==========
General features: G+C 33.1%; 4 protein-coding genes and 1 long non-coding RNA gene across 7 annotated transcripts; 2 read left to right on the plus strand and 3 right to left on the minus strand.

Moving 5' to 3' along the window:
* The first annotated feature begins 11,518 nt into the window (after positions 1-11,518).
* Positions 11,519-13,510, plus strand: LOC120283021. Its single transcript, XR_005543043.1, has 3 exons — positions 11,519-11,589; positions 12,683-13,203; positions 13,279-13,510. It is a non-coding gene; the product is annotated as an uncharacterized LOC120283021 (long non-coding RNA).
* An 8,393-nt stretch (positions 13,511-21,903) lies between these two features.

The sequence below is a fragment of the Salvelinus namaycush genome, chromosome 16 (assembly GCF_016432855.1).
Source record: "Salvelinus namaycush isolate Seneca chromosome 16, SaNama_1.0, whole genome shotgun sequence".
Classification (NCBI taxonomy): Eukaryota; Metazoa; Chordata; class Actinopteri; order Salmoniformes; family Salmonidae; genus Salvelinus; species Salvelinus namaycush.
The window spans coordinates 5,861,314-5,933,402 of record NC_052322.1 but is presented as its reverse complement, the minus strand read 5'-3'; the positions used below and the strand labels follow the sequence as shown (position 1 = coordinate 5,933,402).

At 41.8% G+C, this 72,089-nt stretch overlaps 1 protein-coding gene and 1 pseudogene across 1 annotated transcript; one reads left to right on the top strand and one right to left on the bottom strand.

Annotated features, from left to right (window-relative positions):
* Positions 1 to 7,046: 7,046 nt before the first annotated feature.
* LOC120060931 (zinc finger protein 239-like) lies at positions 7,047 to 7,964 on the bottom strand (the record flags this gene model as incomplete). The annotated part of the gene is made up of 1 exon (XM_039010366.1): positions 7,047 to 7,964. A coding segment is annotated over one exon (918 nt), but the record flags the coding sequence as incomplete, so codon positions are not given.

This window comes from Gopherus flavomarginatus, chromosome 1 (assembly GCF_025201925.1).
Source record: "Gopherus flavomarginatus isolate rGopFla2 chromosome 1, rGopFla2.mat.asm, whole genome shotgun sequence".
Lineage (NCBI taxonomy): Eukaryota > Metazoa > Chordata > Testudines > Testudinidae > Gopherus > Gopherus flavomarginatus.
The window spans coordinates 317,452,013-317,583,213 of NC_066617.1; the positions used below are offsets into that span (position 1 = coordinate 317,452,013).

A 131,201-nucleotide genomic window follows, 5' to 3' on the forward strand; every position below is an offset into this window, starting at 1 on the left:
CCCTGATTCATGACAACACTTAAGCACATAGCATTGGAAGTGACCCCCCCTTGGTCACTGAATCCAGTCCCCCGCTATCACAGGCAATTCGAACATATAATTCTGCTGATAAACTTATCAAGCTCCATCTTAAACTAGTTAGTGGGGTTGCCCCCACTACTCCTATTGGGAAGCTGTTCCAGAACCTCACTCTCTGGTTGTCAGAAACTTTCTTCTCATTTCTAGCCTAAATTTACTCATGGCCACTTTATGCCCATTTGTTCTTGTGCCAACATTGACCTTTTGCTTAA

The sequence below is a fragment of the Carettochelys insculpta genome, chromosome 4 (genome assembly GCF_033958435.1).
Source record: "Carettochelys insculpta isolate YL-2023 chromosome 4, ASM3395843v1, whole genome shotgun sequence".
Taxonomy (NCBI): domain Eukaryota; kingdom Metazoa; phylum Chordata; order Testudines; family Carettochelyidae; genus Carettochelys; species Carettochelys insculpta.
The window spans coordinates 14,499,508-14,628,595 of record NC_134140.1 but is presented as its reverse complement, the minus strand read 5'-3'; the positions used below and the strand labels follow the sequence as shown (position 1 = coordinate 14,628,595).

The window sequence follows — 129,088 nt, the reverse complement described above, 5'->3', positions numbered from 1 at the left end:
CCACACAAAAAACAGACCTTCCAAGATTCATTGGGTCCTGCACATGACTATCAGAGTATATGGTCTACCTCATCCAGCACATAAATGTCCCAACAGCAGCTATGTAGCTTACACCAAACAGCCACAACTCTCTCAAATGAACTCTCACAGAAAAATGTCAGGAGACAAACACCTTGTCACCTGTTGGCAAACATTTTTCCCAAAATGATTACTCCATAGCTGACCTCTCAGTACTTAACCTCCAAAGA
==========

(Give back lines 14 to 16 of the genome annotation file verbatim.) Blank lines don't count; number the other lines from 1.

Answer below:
This window comes from Gopherus flavomarginatus, chromosome 1 (assembly GCF_025201925.1).
Source record: "Gopherus flavomarginatus isolate rGopFla2 chromosome 1, rGopFla2.mat.asm, whole genome shotgun sequence".
Lineage (NCBI taxonomy): Eukaryota > Metazoa > Chordata > Testudines > Testudinidae > Gopherus > Gopherus flavomarginatus.